Would You Drink the Water?
by Dr. Michael Dorsey
Would you drink the water in East Palestine, OH? Would you want your children to drink that water?
State and federal officials and regulators have made a big deal about having a cup of water when they visit the most infamous village in the country. East Palestine, of course, is where a Norfolk Southern train derailed, February 3 2023, spilling hazardous chemicals and requiring a burning off of vinyl chloride, an especially nasty chemical that’s used in the production of polyvinyl chloride or PVC pipes.
Eleven of the 38 cars on the 150-car train that derailed were carrying hazardous chemicals.
In addition to vinyl chloride the train was carrying: butyl acrylate; ehtylhexyl acrylate; ethylene glycol monobutyl ether; and isobutylene. Environmental defenders have long fought against the liquidized natural gas “bomb trains” that go through the hearts of so many communities – many of them low-income and minority communities.
We can now add these rolling chemical “bomb trains” to the list of hazards we do not want near our homes, schools, and businesses.
While Ohio Gov. Mike DeWine (R) sent daily updates, and held press conferences, and put in facetime with residents—in the aftermath of the disaster, many questions remain outstanding. The two most prominent:
- Have all the chemicals on the train – either those in cars that derailed and in cars that remained upright – been publicly listed?
- What independent experts have state and federal officials brought in to conduct drinking water testing?
Purdue University Prof. Andrew J. Whelton, an expert in post-disaster, water chemical contamination events, visited East Palestine – at his own volition and not by the invitation of state or federal officials.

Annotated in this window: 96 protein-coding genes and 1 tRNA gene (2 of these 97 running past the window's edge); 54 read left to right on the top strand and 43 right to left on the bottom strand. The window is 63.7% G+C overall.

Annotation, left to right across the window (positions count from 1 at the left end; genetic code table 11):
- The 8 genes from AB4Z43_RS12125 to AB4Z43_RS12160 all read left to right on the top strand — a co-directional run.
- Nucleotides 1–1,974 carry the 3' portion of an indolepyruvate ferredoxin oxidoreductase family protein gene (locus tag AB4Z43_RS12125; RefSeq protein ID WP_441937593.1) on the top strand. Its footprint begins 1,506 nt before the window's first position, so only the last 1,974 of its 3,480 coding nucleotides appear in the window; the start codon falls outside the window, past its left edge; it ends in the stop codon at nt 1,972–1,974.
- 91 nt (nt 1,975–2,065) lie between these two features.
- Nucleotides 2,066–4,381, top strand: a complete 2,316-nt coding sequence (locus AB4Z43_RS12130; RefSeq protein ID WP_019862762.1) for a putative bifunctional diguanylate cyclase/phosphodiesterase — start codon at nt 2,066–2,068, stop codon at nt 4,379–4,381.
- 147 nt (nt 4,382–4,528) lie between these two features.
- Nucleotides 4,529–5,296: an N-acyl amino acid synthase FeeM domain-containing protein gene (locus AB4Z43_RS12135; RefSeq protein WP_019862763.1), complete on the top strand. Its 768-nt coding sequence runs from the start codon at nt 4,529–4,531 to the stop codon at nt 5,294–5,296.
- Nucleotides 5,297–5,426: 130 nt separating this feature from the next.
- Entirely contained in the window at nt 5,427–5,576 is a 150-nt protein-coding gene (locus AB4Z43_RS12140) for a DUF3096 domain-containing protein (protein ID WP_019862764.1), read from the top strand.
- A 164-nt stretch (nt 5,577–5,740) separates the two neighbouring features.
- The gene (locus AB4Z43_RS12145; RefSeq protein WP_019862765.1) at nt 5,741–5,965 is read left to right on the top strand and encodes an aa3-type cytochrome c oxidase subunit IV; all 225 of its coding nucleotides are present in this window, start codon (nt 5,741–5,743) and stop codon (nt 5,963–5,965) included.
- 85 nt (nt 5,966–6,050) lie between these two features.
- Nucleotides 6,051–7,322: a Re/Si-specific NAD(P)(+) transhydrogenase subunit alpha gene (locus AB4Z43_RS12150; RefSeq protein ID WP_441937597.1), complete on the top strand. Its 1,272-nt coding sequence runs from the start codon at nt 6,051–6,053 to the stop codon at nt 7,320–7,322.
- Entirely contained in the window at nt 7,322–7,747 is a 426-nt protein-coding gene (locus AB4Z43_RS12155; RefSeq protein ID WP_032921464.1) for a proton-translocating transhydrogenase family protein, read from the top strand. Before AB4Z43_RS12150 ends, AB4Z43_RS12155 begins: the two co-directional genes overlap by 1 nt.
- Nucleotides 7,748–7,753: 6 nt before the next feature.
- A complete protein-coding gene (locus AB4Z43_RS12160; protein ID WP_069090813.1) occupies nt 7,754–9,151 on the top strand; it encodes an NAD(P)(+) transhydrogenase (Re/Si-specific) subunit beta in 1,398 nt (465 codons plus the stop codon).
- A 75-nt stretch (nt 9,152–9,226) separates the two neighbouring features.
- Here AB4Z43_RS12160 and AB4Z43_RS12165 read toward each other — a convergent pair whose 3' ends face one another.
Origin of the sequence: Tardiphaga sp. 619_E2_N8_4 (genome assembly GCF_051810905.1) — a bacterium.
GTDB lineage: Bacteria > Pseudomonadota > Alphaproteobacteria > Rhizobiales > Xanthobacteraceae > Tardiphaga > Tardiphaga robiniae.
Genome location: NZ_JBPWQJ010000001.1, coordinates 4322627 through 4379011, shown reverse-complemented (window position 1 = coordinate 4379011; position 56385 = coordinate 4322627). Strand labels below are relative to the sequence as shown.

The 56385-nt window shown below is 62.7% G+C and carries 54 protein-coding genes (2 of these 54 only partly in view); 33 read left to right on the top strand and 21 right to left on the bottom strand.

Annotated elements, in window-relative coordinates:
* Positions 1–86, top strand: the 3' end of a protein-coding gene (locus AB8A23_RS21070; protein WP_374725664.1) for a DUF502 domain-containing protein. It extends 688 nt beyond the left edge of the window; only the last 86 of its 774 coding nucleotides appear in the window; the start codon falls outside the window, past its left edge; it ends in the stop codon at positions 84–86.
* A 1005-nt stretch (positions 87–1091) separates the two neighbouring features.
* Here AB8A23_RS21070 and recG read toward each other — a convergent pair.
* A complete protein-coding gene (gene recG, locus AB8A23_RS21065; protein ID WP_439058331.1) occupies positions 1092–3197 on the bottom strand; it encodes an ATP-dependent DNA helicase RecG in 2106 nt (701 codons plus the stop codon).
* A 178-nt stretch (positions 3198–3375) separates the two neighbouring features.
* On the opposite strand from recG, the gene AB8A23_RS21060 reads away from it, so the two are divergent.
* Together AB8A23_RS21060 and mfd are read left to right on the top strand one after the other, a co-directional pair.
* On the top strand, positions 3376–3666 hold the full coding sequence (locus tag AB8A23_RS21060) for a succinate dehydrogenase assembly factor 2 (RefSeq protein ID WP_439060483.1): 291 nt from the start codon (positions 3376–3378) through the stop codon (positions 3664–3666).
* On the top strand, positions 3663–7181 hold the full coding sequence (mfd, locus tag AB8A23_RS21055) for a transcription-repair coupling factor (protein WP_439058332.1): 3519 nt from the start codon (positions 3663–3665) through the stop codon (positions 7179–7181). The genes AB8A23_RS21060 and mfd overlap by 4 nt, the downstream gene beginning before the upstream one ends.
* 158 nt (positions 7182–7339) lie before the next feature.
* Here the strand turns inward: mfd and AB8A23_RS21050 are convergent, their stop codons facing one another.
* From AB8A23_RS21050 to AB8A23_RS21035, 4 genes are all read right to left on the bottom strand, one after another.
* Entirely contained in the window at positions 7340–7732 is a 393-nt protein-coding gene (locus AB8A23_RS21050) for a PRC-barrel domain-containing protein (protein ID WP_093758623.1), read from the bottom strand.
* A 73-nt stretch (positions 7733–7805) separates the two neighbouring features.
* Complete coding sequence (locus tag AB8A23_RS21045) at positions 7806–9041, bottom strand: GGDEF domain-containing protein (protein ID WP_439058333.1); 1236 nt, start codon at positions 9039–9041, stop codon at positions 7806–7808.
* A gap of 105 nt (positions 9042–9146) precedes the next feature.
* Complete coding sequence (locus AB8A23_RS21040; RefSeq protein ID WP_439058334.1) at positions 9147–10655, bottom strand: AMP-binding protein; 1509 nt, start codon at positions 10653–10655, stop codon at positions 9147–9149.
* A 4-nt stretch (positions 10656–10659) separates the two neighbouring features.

Prof. Whelton has been on the ground at some of the most notorious water-contamination events such as the spill of a coal processing chemical in Charleston, WV; the Marshall Fire in Colorado; and Paradise, CA, where the town’s drinking water supply became contaminated with benzene most likely from melted and overheated plastic pipes.
There are some frightening similarities between these catastrophic public health events. See if you can spot them (emphasis added).
“The state asked the testing laboratory for only the benzene results of its gas chromatography analysis. But Whelton asked for all the results and saw so many contaminants that ‘the chromatograph lit up like a Christmas tree,’ [Whelton] says. Other dangerous volatile organic compounds (or VOCs) in Paradise’s water included: naphthalene, styrene, toluene, and xylenes. ‘You need to know how to look for unknowns,’ Whelton says. ‘The state didn’t know what questions to ask—it’s a gap in policy.’
… “A key piece to the contamination puzzle was that the team found VOCs in service lines but not in the treatment plant or mains. Another was that many of Paradise’s service lines and water meters, both of which are commonly made of plastics like polyvinyl chloride (PVC) and high-density polyethylene (HDPE), burned and melted in the fire. These components are near or above the ground surface, making them more vulnerable to fire. Mains, in contrast, are buried deep enough to be protected from extreme heat.